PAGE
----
Patient demographics and laboratory indicators were extracted from electronic medical record system. Demographic data include maternal age, gestational week, gravidity, parity, meconium-stained amniotic fluid (MSAF) , oxytocic protocol, sex and weight of the newborn, degree of perineal laceration, labor time, and amount of bleeding. Laboratory data collected included CRP, WBC, neutrophil (N), monocyte (M), lymphocyte (L), red blood cell (RBC), and platelet (PLT) counts, along with hemoglobin (Hb) levels. N%, M% and L% were calculated as the ratio of neutrophil count to white blood cell count, monocyte count to white blood cell count and lymphocyte count to white blood cell count, respectively. NLR and monocyte-lymphocyte ratio (MLR) were defined as the ratio of neutrophil count to lymphocyte count and monocyte count to lymphocyte count, respectively. Routine maternal care includes temperature monitoring, especially for women receiving epidural analgesia. Once a maternal temperature of ≥ 37.5 °C was detected, a maternal blood sample was collected by anterior elbow venipuncture and sent for testing, and laboratory indications of the appeal were obtained approximately half an hour later. In addition, if a patient receives two or more blood tests after a fever, we use the results of the first blood test to assure consistency and timeliness for all patients.
Diagnostic criteria for acute HCA
Histologic examination of the placenta is performed in febrile pregnant women as part of routine clinical care. Collected placentas were fixed in 10% neutral buffered formalin, paraffin embedded, sectioned, and stained with hematoxylin and eosin (H&E) for histological examination. Acute HCA is defined as placental tissue (amnion, chorion, decidua, umbilical cord, or chorionic plate) with mild to severe acute inflammatory alterations. The progression of acute HCA according to the Blanc’s classification [10, 18, 19], based on the outward to inward migration of neutrophils in the placenta, is classified as follows (Fig. 2) : (1) Control group, non-inflamed placenta; (2) Stage 1, neutrophils confined to the cellulose under the chorionic plate or within the decidual layer of the fetal membrane; (3) Stage 2, neutrophils infiltrating the chorionic membrane without reaching the amnion; (4) Stage 3, neutrophils extensively infiltrating the decidual and chorionic membrane and reaching the amnion.
Diagnostic criteria for epidural hyperthermia
Any elevated maternal temperature during labor is referred to as intrapartum hyperthermia . Because fever suggests an inflammatory process, which has not been proved, hyperthermia is the recommended word . A commonly used definition of intrapartum hyperthermia is: ‘a core temperature during labor of ≥ 38°C on one occasion or ≥ 37.5°C on two consecutive occasions two hours apart’ [20, 21]. Epidural hyperthermia and intrapartum infection are the two main etiologies . Epidural hyperthermia, also known as epidural-related maternal fever, refers to the placental pathological examination of pregnant women with fever who use epidural labor analgesia, and no basis for infection is found . At present, there is no treatment for epidural hyperthermia, and it is not possible to distinguish epidural hyperthermia from other causes of parturient hyperthermia . Intrapartum infection has potentially devastating consequences for the mother and newborn, so management of intrapartum hyperthermia should include paracetamol, blood cultures, antibiotic administration, and supportive measures [20, 22].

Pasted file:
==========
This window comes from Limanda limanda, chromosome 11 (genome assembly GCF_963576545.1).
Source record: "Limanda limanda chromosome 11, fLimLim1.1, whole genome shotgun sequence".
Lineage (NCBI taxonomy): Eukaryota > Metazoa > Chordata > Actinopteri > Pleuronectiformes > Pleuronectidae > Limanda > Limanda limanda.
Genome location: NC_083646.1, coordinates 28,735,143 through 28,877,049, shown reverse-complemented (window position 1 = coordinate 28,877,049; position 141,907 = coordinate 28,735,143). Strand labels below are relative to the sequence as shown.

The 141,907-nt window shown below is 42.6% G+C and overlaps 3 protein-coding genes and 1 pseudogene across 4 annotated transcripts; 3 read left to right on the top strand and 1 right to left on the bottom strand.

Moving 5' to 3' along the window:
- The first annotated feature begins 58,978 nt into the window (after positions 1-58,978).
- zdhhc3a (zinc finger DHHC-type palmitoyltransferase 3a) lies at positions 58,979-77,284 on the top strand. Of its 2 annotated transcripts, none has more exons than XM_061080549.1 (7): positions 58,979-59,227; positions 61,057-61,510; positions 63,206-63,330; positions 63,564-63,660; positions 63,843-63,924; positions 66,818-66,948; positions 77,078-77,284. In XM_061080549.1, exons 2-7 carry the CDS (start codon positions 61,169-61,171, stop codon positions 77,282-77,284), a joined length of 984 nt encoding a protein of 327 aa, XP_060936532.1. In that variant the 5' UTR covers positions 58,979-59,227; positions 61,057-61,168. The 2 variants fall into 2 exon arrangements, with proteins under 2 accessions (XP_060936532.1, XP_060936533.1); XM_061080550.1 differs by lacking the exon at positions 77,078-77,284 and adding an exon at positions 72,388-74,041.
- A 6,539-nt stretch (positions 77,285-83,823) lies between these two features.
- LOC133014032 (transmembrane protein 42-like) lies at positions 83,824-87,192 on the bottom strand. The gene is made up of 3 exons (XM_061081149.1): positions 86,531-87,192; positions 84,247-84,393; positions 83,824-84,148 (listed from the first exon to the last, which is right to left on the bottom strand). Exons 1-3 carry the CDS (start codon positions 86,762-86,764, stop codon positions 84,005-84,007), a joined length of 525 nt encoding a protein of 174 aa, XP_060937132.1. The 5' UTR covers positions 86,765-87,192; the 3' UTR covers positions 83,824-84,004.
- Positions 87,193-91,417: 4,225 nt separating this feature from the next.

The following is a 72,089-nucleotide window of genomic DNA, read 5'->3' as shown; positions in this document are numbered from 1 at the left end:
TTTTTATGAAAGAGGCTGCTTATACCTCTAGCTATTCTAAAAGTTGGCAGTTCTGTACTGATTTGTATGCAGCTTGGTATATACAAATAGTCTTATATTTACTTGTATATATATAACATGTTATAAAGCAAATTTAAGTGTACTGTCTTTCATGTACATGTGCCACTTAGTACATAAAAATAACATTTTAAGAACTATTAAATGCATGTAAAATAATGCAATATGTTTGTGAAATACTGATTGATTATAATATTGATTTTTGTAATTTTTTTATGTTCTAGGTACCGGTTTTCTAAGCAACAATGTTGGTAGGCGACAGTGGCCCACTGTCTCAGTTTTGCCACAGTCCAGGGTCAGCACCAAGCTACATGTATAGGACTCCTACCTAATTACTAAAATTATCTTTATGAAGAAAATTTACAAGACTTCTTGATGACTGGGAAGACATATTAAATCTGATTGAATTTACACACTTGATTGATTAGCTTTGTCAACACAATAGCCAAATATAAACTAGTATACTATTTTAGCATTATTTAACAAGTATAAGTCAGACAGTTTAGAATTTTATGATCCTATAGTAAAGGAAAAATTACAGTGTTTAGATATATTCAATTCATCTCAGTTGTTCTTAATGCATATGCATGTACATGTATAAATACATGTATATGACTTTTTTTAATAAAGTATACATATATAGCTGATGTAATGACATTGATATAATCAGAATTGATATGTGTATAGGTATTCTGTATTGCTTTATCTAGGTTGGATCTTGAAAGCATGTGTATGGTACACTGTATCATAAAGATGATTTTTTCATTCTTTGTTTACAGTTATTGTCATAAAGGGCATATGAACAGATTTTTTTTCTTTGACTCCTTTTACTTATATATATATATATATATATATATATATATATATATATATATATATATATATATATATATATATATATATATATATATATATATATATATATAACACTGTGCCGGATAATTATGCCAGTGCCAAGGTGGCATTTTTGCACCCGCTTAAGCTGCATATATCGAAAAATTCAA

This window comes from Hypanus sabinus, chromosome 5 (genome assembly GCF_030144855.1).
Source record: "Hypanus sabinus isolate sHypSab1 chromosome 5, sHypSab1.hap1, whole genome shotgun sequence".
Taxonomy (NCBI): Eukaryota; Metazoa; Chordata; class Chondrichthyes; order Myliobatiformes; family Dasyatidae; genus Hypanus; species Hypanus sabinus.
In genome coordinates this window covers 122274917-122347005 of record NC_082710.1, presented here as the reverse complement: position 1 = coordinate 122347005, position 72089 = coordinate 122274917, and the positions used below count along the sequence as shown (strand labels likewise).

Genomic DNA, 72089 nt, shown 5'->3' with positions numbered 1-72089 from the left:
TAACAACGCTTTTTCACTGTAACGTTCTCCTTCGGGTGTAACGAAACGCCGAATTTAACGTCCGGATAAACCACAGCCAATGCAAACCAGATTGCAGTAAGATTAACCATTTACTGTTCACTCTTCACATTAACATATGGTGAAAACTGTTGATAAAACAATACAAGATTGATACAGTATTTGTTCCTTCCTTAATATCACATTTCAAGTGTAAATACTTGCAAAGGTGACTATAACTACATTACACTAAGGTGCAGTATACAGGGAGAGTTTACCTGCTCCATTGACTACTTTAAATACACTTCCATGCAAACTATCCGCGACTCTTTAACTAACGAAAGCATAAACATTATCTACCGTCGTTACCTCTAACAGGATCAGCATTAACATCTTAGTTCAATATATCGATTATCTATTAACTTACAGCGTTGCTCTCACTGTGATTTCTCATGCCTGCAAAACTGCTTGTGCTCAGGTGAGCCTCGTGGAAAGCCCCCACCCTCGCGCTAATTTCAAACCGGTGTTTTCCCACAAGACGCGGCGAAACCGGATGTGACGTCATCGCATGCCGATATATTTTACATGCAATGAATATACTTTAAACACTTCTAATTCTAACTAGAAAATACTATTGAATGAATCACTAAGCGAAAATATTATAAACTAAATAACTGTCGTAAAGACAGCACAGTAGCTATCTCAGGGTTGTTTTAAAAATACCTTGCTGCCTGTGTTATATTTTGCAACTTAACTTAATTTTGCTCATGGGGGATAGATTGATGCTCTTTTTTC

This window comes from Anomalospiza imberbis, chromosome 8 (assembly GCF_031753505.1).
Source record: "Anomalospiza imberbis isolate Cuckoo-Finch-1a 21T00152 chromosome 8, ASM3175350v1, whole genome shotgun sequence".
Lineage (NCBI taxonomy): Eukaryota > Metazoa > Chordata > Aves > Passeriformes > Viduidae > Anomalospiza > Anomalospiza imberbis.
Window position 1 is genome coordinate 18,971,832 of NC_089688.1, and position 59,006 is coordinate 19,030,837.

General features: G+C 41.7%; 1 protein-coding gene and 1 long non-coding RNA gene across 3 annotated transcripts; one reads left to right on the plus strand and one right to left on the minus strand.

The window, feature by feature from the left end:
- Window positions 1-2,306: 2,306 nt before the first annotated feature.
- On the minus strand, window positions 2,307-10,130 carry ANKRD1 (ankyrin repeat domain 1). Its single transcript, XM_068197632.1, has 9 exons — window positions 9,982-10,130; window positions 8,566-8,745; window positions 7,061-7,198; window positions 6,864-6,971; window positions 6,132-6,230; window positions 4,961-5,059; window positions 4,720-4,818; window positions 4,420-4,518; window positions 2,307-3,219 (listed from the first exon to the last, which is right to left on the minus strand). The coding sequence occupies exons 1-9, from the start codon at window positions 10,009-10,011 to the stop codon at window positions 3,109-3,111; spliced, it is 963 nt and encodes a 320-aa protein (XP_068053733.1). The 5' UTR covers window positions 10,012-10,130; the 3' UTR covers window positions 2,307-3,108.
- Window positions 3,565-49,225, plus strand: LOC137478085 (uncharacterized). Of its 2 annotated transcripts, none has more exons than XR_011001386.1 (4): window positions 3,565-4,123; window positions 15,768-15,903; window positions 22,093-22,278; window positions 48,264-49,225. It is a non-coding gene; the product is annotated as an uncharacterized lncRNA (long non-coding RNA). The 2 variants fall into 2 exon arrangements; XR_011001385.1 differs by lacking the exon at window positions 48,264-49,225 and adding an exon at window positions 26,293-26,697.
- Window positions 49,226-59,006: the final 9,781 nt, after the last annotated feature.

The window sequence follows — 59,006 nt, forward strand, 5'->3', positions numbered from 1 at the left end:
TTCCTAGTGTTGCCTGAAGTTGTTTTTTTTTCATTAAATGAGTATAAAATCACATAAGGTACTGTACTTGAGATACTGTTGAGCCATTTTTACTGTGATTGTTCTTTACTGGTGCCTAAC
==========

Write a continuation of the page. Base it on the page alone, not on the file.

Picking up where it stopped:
Grouped by disease type
20% of febrile parturients may have both epidural hyperthermia and intrapartum infection, suggesting that the two conditions are not entirely independent . Therefore, patients with only epidural hyperthermia were utilized in this study as a control group without chorioamnionitis, and those who had it were categorized as having stage 1, stage 2, or stage 3 chorioamnionitis using Blanc’s criteria [10, 18, 19].
Data were analyzed using SPSS software (version 25.0, SPSS Inc., Chicago, IL, USA), and plotted using GraphPad Prism 9.0.0 software (GraphPad Software, CA, USA), Origin Pro 2021 (Origin Lab Co., Northampton, MA), and Adobe Illustrator (Adobe Systems, Waltham, Mass). All continuous variables were tested for normality using the Shapiro-Wilk Test. Continuous data are expressed as mean ± standard deviation, and categorical data are expressed as number (percentages). Clinical characteristics of different groups were compared by the chi-square test for categorical variables and ANOVA for continuous variables, and those variables that were statistically different were screened for the next step of the analysis. A multivariate logistic regression was used to develop a predictive model to analyze the predictive factors associated with HCA. The predictive values of single laboratory indicators and the multivariate model were evaluated using receiver operating characteristic (ROC) analysis and the area under the curve (AUC). The variables needed to make up the best regression model were screened based on the AUC of the logistic regression model. ROC curves were created to identify the optimal dichotomized cutoff scores of independent predictors to distinguish between patients with and without HCA. Utilizing the cutoff scores, we compared the frequency of increased predictors according to the progression of acute-HCA with Pearson’s chi-square test on the one hand, and assessed the predictive performances by calculating sensitivity, specificity, positive and negative predictive values, and positive and negative likelihood ratios on the other hand. All statistical tests were two-sided, and statistical significance was defined as P < 0.05.